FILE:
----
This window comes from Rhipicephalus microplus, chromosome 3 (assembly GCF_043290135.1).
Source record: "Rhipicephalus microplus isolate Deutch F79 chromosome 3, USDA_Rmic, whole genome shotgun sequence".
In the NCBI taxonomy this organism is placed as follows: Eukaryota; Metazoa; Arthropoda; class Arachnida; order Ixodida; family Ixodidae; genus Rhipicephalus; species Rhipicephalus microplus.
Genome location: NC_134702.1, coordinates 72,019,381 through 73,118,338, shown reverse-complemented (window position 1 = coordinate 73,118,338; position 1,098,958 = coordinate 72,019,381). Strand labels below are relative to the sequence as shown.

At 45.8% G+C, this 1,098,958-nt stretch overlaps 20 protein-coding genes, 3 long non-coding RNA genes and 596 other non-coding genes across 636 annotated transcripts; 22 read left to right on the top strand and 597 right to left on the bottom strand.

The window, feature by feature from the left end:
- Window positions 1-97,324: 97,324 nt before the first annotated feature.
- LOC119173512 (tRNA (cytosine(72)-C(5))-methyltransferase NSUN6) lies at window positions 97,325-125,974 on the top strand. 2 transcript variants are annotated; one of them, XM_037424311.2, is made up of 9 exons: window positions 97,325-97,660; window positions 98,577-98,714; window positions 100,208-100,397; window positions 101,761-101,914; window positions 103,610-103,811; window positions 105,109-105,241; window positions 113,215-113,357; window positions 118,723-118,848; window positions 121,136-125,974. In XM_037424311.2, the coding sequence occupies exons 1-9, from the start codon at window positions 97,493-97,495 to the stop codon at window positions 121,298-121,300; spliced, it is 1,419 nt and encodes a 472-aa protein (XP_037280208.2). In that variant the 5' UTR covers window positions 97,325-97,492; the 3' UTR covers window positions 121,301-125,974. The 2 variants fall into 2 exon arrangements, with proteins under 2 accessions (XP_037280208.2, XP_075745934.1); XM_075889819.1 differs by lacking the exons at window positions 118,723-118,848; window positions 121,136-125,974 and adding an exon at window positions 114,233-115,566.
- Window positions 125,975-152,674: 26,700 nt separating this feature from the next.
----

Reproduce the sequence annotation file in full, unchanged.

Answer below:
This window comes from Rhipicephalus microplus, chromosome 3 (assembly GCF_043290135.1).
Source record: "Rhipicephalus microplus isolate Deutch F79 chromosome 3, USDA_Rmic, whole genome shotgun sequence".
In the NCBI taxonomy this organism is placed as follows: Eukaryota; Metazoa; Arthropoda; class Arachnida; order Ixodida; family Ixodidae; genus Rhipicephalus; species Rhipicephalus microplus.
Genome location: NC_134702.1, coordinates 72,019,381 through 73,118,338, shown reverse-complemented (window position 1 = coordinate 73,118,338; position 1,098,958 = coordinate 72,019,381). Strand labels below are relative to the sequence as shown.

At 45.8% G+C, this 1,098,958-nt stretch overlaps 20 protein-coding genes, 3 long non-coding RNA genes and 596 other non-coding genes across 636 annotated transcripts; 22 read left to right on the top strand and 597 right to left on the bottom strand.

The window, feature by feature from the left end:
- Window positions 1-97,324: 97,324 nt before the first annotated feature.
- LOC119173512 (tRNA (cytosine(72)-C(5))-methyltransferase NSUN6) lies at window positions 97,325-125,974 on the top strand. 2 transcript variants are annotated; one of them, XM_037424311.2, is made up of 9 exons: window positions 97,325-97,660; window positions 98,577-98,714; window positions 100,208-100,397; window positions 101,761-101,914; window positions 103,610-103,811; window positions 105,109-105,241; window positions 113,215-113,357; window positions 118,723-118,848; window positions 121,136-125,974. In XM_037424311.2, the coding sequence occupies exons 1-9, from the start codon at window positions 97,493-97,495 to the stop codon at window positions 121,298-121,300; spliced, it is 1,419 nt and encodes a 472-aa protein (XP_037280208.2). In that variant the 5' UTR covers window positions 97,325-97,492; the 3' UTR covers window positions 121,301-125,974. The 2 variants fall into 2 exon arrangements, with proteins under 2 accessions (XP_037280208.2, XP_075745934.1); XM_075889819.1 differs by lacking the exons at window positions 118,723-118,848; window positions 121,136-125,974 and adding an exon at window positions 114,233-115,566.
- Window positions 125,975-152,674: 26,700 nt separating this feature from the next.